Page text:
The only number that really matters for the New York Giants at the mid-point of the season is their record, a miserable 1-7. That means they are headed for their sixth playoff-less season in seven years, and fifth losing season in that time. They are headed toward their third top 10 draft pick in the last four years, and could end up with the first overall pick for the first time since 1965, when they chose running back Tucker Frederickson.
Each week during the season we provide a “By the numbers” post that gives some numbers of significance leading up to that week’s game. There is, of course, no game for the Giants this week as they get a bye to lick their wounds. With that in mind, let’s look at some of the numbers that tell us about the Giants’ season to date. Specifically, why the Giants can’t score enough points.
Eli Manning and statistical anomalies
ESPN on Wednesday produced a post detailing misleading quarterback stats for 2018, and with Manning that’s a perfect place to start.
There are basic, raw numbers that would lead you to think the 37-year-old quarterback is having some type of renaissance season:
- 68.3 percent completion rate — more than five percentage points higher than his 2014 career-best of 63.1.
- 2,377 yards passing. That is fourth in the league and puts him on pace for 4,744. That would be the second-highest total of his career, behind 2011’s 4,933 yards.
- 297.1 yards passing per game. Again, second-best of his career behind the 308.3 yards he averaged in 2011.
- An average of 7.5 yards per passing attempt, also second-highest of his career.
- A yards per completion average of 11.1, best since he averaged 11.6 in 2014.
- A passer rating of 90.9, best since 2015 and above his career average.
- An interception percentage of 1.9, by far the best of his career.
Yet, the facts (1-7, a team that is 28th in the league in scoring at 18.8 points per game) and the eye test tell you those are mostly empty numbers.
Manning has been sacked 31 times, second-most in the league. That puts him on pace for 62 sacks, far more than the career-high 39 times he was sacked during a full 2013 season. Many of those are because of a porous offensive line. A fair share, though, are because of the action — or inaction — of an aging quarterback who doesn’t trust his offensive line.
Manning’s touchdown percentage (6 TDs in 315 throws) is a career-worst 2.5 percent. He has been sacked on 9 percent of his drop backs, easily a career-worst. Here are some other numbers from Player Profiler that aren’t very pretty:
- Red zone completion percentage (41.2 percent, 41st); Deep ball completion percentage (27.8, 29th); Production premium, defined as above or below league average using several categories (-27.4. 35th).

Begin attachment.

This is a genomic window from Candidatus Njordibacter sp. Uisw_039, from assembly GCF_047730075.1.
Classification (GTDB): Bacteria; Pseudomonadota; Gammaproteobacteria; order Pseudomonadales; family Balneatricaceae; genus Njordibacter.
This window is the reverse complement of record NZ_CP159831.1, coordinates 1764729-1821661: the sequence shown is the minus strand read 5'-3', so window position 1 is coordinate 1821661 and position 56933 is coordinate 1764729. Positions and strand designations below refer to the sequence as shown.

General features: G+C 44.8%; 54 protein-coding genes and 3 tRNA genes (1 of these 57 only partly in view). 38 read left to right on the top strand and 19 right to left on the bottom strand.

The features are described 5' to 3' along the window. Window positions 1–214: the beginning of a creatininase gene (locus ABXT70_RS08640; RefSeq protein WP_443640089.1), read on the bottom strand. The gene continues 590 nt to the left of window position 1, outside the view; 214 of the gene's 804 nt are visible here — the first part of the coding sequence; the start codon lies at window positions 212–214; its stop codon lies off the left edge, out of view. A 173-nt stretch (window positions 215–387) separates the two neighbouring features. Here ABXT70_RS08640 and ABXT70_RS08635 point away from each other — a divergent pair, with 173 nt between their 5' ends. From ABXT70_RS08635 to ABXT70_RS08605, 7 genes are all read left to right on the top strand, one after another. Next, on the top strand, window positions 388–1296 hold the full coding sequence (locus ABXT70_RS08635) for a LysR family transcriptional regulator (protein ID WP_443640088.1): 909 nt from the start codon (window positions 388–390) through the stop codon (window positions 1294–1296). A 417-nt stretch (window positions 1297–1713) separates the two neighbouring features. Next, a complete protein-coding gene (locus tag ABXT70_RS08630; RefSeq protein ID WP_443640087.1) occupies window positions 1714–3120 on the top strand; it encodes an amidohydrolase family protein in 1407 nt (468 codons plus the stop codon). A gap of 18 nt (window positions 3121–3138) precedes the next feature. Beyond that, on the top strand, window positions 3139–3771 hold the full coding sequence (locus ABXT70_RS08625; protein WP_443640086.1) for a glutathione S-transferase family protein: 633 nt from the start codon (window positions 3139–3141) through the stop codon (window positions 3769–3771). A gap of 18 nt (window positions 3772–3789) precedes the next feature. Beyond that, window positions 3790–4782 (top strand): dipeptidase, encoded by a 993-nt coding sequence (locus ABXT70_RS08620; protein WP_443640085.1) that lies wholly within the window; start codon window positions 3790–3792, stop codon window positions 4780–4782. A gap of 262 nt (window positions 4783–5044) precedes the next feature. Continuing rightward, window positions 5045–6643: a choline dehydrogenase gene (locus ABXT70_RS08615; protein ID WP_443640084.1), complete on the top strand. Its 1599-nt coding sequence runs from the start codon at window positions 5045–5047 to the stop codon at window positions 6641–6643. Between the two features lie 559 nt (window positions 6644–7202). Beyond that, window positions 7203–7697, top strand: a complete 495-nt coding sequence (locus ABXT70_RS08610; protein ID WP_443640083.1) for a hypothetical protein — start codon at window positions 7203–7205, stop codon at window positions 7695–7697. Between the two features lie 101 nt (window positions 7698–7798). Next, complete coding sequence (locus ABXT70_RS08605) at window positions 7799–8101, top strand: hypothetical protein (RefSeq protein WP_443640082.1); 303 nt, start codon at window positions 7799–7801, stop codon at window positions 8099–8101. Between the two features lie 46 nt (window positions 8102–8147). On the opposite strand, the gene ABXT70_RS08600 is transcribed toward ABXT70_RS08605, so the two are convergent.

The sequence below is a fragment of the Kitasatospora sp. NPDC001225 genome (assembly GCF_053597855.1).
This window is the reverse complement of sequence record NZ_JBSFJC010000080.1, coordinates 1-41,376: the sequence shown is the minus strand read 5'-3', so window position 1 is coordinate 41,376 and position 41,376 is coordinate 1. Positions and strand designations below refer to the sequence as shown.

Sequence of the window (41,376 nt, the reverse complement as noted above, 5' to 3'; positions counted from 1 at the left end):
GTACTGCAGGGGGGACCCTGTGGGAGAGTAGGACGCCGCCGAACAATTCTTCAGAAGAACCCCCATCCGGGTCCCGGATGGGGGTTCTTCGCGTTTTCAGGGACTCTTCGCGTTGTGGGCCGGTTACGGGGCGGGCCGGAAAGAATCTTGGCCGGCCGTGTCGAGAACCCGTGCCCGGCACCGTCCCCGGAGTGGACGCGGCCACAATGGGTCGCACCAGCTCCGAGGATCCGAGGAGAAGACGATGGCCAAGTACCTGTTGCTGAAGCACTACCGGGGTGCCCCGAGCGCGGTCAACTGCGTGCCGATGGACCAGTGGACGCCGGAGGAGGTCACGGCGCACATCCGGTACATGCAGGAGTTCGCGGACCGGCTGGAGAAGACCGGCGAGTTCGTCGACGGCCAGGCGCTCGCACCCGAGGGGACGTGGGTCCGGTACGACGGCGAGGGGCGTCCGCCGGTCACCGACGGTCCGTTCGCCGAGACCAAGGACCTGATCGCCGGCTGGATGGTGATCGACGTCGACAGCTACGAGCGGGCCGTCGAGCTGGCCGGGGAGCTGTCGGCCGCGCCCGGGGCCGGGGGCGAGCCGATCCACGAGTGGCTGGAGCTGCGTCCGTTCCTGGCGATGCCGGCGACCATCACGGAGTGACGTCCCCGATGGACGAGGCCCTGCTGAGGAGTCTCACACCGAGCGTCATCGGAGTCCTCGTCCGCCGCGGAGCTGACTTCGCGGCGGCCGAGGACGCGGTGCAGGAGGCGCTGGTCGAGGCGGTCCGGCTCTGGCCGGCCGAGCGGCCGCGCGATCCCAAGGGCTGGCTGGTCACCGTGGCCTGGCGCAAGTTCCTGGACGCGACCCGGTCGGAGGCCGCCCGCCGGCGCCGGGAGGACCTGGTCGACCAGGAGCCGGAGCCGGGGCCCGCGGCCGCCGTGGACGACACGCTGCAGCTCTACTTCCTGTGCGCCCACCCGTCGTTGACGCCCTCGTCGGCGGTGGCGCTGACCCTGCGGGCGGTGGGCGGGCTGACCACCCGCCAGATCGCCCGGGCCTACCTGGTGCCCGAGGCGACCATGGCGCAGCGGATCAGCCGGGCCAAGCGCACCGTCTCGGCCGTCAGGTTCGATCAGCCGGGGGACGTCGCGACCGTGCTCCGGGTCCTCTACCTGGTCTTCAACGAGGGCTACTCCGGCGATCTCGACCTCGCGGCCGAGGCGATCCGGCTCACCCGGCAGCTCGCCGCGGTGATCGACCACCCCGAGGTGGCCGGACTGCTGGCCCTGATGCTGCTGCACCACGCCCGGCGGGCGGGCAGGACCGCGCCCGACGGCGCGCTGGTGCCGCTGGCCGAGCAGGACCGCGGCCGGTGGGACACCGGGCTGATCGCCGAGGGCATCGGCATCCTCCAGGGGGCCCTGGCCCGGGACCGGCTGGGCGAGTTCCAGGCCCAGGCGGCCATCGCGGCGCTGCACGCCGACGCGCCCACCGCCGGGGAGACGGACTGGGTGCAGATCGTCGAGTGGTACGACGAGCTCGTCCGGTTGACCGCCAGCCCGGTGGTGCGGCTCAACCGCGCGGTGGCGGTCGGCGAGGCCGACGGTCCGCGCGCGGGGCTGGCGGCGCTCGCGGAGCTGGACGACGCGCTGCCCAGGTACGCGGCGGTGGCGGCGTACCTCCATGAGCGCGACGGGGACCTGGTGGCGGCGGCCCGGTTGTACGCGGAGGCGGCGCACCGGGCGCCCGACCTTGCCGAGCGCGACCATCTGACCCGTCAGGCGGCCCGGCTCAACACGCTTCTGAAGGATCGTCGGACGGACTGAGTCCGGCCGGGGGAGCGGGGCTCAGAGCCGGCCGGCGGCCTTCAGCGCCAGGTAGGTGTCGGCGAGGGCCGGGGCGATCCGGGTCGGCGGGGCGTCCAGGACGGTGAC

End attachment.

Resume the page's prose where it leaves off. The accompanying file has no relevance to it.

If you are interested, here is a Pro Football Focus chart that shows where Manning has and has not been successful throwing the ball this season.
ESPN also points out that Manning leads the league in “failed completions.” That’s a stat developed by Football Outsiders that tracks. completed passes that fail to gain 45 percent of the needed yards on first down, 60 percent on second down or 100 percent on third or fourth down. Manning leads the league in both number of failed completions (72) and percentage of failed completions (33.5 percent).
There is quite a bit there that tells you why the Giants have not been able to score points. Some of that is on Manning, some of it isn’t. Regardless, it’s not good.
SB Nation’s signature stats
We can’t do this look at midseason numbers without spending some time dissecting the work of Bill Connelly over at the SB Nation flagship.
The Giants rank fifth in the NFL in creating big plays (The percentage of plays gaining at least 20 yards from open play — i.e., plays between your 10 and your opponent’s 30). They rank third in the league in a category Connelly calls “marginal explosiveness”. Yet, they are 27th in “marginal efficiency” and 26th in “third down success rate.”
The Giants, despite Barkley’s brilliance, are last in the league in “rushing marginal efficiency,” with 18.8 percent of their plays getting less than expected or needed.
Team Rankings tells us that the Giants are 31st in the league in the red zone, having scored touchdowns on only 10-of-25 opportunities (40 percent).
Connelly’s numbers break that down even further, extending to the opponent’s 30-yard line. The Giants are 26th in the league in success rate inside the 10-yard line, last in the league in success rate from the 11 to the 20-yard line, and 26th in success rate from the 21 to the 30-yard line.
One red zone problem has been the inability to get the ball to Beckham, who has just 3 receptions in 13 red zone targets (23 percent) with a touchdown and an interception on passes thrown his way.
Pro Football Focus numbers
Because I know you love to argue about these, even though the reality of it is the raw grade is a) subjective and b) doesn’t really give you a clear, complete picture of how well or how poorly someone is playing. I’m just going to put them here, and you can do with them what you will.
Highest offensive grades
Lowest offensive grades